we can't do such a replacement. If we did, we would get "Edinburgh has been Edinburgh since 1999", which is a nutty thing to say, and doesn't convey the same meaning as the original sentence. So, it would seem that the context "Edinburgh has been ... since 1999" is referentially opaque (the opposite of referentially transparent). It apparently cares about something more than what the term refers to. What is it?

Things such as "the capital of Scotland" are called definite terms and they gave no lean amount of head ache to logicians and philosophers for a long time. Russell and Quine sorted them out saying that they are not actually "referential", i.e., it is a mistake to think that the above examples are used to refer to entities. The right way to understand "Edinburgh has been the capital of Scotland since 1999" is to say

Scotland has had a capital since 1999 and that capital is Edinburgh.

This sentence cannot be transformed to a nutty one. Problem solved! The point of Quine was to say that natural language is messy, or at least complicated, because it is made to be convenient for practical use, but philosophers and logicians should bring clarity by understanding them in the right way. Referential transparency is a tool to be used for bringing such clarity of meaning.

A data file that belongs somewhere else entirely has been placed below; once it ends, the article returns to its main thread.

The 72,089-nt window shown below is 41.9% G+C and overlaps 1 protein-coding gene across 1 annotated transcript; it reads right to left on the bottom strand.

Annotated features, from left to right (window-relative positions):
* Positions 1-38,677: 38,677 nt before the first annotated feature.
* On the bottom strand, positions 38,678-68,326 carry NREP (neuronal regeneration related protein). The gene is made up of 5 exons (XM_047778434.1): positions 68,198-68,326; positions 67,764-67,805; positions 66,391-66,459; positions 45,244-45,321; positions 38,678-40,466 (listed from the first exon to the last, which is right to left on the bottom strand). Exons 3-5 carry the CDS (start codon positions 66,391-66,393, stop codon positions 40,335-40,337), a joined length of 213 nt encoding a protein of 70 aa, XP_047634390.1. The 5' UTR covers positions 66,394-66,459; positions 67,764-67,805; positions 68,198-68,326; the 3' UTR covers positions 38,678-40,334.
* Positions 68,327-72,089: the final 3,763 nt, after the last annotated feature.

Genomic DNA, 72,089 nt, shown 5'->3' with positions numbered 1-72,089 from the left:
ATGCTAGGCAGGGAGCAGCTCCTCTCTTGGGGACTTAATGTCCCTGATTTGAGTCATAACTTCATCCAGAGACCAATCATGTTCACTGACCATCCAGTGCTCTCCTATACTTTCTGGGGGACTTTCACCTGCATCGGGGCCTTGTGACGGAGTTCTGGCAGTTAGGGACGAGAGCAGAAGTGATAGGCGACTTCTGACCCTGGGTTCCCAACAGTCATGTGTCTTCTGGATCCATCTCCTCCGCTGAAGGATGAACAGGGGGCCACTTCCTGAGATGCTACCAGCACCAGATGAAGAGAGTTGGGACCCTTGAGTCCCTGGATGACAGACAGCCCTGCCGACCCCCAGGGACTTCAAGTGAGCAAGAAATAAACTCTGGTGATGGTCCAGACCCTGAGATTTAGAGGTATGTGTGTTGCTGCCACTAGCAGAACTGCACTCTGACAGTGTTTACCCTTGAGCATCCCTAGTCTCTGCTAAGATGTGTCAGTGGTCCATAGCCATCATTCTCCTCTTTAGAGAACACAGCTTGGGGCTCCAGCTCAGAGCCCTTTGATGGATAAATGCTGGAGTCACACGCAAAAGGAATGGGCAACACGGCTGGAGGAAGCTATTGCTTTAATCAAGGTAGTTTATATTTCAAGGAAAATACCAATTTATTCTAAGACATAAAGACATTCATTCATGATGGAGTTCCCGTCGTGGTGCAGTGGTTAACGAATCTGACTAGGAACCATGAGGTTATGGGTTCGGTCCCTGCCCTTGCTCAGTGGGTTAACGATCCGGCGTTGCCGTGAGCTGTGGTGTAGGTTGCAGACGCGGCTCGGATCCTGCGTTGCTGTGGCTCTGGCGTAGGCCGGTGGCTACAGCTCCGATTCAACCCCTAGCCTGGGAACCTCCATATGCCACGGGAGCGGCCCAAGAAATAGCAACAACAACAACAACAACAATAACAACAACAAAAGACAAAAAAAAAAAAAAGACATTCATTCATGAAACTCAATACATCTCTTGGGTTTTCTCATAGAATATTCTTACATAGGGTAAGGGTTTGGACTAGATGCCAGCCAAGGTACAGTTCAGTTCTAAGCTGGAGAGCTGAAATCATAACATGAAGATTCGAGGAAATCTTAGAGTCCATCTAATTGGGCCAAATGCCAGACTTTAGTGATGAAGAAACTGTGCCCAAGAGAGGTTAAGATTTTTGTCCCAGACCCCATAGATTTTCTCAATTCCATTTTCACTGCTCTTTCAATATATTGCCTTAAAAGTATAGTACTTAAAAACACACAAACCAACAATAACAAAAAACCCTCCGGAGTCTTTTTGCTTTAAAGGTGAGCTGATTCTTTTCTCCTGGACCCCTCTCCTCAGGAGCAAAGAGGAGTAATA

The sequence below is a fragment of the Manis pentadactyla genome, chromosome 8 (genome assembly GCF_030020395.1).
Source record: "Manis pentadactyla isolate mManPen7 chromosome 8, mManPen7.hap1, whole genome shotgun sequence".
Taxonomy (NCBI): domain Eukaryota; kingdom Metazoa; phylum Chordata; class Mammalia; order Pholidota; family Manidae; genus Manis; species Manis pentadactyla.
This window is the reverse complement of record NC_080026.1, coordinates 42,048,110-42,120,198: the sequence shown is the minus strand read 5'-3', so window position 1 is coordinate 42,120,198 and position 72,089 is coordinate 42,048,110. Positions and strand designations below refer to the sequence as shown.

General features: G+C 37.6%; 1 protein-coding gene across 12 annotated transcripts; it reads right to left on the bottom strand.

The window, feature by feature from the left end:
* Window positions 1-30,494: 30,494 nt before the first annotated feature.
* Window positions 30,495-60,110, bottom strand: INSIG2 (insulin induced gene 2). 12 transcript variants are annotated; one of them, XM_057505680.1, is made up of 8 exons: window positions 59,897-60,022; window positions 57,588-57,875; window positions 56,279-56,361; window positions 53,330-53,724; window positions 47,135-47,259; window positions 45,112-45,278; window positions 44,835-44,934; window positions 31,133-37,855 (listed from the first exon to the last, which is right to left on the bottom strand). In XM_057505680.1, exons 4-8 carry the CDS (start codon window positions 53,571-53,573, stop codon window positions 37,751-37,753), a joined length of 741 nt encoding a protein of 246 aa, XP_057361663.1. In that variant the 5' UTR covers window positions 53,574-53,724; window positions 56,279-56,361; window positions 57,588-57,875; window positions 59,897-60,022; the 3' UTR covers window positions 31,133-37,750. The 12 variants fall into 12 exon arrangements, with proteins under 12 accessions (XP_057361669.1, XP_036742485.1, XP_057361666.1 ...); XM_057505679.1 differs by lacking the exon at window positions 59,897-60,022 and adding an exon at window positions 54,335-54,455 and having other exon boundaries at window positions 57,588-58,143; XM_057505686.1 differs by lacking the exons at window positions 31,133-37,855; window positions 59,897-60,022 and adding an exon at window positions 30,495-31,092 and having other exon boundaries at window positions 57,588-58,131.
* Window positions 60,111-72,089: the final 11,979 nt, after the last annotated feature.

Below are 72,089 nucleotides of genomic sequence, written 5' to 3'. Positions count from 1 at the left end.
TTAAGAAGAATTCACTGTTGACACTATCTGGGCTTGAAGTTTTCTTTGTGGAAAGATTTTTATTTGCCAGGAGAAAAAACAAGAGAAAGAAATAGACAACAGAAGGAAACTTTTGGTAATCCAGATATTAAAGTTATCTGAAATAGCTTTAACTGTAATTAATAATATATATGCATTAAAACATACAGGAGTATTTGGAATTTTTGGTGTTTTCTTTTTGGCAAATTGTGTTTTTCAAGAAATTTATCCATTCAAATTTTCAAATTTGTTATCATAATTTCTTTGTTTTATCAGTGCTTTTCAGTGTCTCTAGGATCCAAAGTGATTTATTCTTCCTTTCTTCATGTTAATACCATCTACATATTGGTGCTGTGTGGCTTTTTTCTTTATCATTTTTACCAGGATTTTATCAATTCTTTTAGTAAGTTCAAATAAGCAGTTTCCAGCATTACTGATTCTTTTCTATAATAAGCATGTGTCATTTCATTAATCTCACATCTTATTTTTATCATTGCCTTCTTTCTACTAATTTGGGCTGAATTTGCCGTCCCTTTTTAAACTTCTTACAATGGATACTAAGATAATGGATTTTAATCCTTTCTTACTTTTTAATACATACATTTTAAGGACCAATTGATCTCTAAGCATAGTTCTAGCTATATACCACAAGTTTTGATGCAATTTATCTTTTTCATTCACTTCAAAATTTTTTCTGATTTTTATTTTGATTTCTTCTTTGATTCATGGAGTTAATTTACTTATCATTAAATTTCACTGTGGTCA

What does all this have to do with programming? Not very much, actually. As we said, referential transparency is a tool to be used in understanding language, i.e., in assigning meaning. Christopher Strachey, who founded the field of programming language semantics, used it in his study of meaning. His foundational paper "Fundamental concepts in programming languages" is available on the web. It is a beautiful paper and everybody can read and understand it. So, please do so. You will be much enlightened. He introduces the term "referential transparency" in this paragraph: